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Re: SUNSAT Parrot Mode CAN WORK!




Hello Bob!

07 Oct 00 17:31, you wrote to All:

 BB> -+-- ---------------------------------------------------------------
 BB> 00]  THis is W#$? NET Control. I will call all categories.  Now ABC
 BB> 20]  Very good,. CALLS ONLY.  No Phonetics.  now DEF.
 BB> 40]  Great. You should be able to do your call in 1.5 secs. Now GHI
 BB> 60]  OK, this cucle will repeat in 3 minutes. Now JKL.
 BB> 80]  OK, With a net control and 1.5 secs each, we can do 18 per min.
 BB> MNO 100] ... 160] OK, after YZ and ALPHA will be packet so get ready.
 BB> YZ and A 160] OK, now anyone with 1200 baud Packet 180] OK, this cycle
 BB> will now repeat.  Lets hear from BCD 200] Great, If you get in, then
 BB> please SKIP YOUR next cycle.  Now EFG... etc
 BB>      Notice how the alphabet groupings slip so you dont compete with
 BB> the
 BB>      same folks each time.
 BB>
 BB> To determine who gets to be the ALIGATOR, he VOLUNTEERS here on the
 BB> AMSAT-BB.  If more than one, then they fight it out off line.  They
 BB> come up with ONE station in the NORTH and one in the SOUTH to hand it
 BB> to...

Bob, this is an excellent idea, and one that crossed my mind last week, though
for different reasons, which I will touch on.

One of the biggest problems for parrot mode down here is the number of people
who haven't quite worked out how it all works, and would be able to make real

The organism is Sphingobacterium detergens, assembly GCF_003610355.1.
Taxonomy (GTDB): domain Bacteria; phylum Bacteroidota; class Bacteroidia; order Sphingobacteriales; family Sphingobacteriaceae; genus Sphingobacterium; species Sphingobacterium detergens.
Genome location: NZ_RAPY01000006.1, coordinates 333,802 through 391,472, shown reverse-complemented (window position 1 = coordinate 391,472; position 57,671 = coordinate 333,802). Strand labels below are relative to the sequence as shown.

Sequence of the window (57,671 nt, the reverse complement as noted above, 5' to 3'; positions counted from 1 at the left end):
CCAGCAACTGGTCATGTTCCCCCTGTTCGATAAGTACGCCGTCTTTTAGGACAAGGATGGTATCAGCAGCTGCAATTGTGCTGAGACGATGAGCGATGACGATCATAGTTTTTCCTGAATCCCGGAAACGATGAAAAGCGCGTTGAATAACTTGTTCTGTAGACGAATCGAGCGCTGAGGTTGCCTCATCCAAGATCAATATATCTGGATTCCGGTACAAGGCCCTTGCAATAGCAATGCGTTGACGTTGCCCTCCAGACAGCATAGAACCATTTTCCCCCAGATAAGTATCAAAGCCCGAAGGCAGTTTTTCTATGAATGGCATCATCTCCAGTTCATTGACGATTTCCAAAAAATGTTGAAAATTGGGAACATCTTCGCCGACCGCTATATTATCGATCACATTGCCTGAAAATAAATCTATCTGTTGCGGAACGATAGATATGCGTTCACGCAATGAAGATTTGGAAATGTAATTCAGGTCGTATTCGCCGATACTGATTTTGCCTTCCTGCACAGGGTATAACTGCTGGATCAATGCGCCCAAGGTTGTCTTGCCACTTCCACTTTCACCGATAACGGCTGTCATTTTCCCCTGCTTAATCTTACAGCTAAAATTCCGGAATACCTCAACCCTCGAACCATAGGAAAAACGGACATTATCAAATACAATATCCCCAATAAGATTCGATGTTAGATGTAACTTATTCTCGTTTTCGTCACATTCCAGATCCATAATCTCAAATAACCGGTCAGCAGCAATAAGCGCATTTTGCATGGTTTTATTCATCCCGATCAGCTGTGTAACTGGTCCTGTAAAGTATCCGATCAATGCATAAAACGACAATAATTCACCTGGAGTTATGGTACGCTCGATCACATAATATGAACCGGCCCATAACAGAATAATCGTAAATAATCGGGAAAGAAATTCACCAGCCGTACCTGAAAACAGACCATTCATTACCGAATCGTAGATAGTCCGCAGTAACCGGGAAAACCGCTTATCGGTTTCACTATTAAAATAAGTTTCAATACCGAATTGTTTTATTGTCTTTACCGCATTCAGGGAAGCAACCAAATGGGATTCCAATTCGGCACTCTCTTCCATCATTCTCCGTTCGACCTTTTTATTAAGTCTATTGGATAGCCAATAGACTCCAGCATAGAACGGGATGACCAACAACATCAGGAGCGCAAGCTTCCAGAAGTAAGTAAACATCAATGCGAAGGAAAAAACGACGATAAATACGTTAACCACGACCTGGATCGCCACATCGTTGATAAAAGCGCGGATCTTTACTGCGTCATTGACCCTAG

contacts, if someone could direct the traffic for them.

The net control would have to perform a couple of functions:

1.  Traffic division - Splitting the masses up into callsign groupings,
regional divisions or station classes (HT/mobile/kW&beam, etc), so there's less
competition per cycle.

2.  Net Control - ensure everyone conforms to the required protocol, which is
really dictated by the cycles of the bird itself.  Net control would also
involve a bit of Elmering to new satellite ops. :-)

Also, I feel it would be of advantage is the net control had (by virtue of
being in a valley, high gain antennas, isolation) direct coverage to as few
stations as possible.  Being within simplex range confuses some operators
unfamiliar with simplex repeaters.

 BB> This is a WIN-WIN way to do it.  We learned 70 years ago that the only
 BB> way to have communications in a busy freq is by DIRECTED NET.  Lets do
 BB> it now. We HAVE the Aligators. Lets see how good they are...
 BB>
 BB> With this procedure, Everyone will get 3 chances at least.  And in a
 BB> 12 minute pass, we can get 216 people through!  And everyone
 BB> MONITORING the process and doing DEMOS will REALLY show how HAM radio
 BB> can WORK with TRAINED operators...
 BB>
 BB> The next night try something different like.  Call by STATES.  Or by
 BB> numeric area, or by CLASS STATION, whatever...  Or by CITY...
 BB>
 BB> I thought I posted this 2 hours ago, but never saw it reflected so
 BB> this is the second (and more refined) version...

It is a way to make it work for everyone, and certainly better than chaos. :)

Tony, VK3JED

.. All generalizations are false.
--
|Fidonet:  Tony Langdon 3:633/284.18
|Internet: tlang@freeway.apana.org.au
|
| Standard disclaimer: The views of this user are strictly his own.


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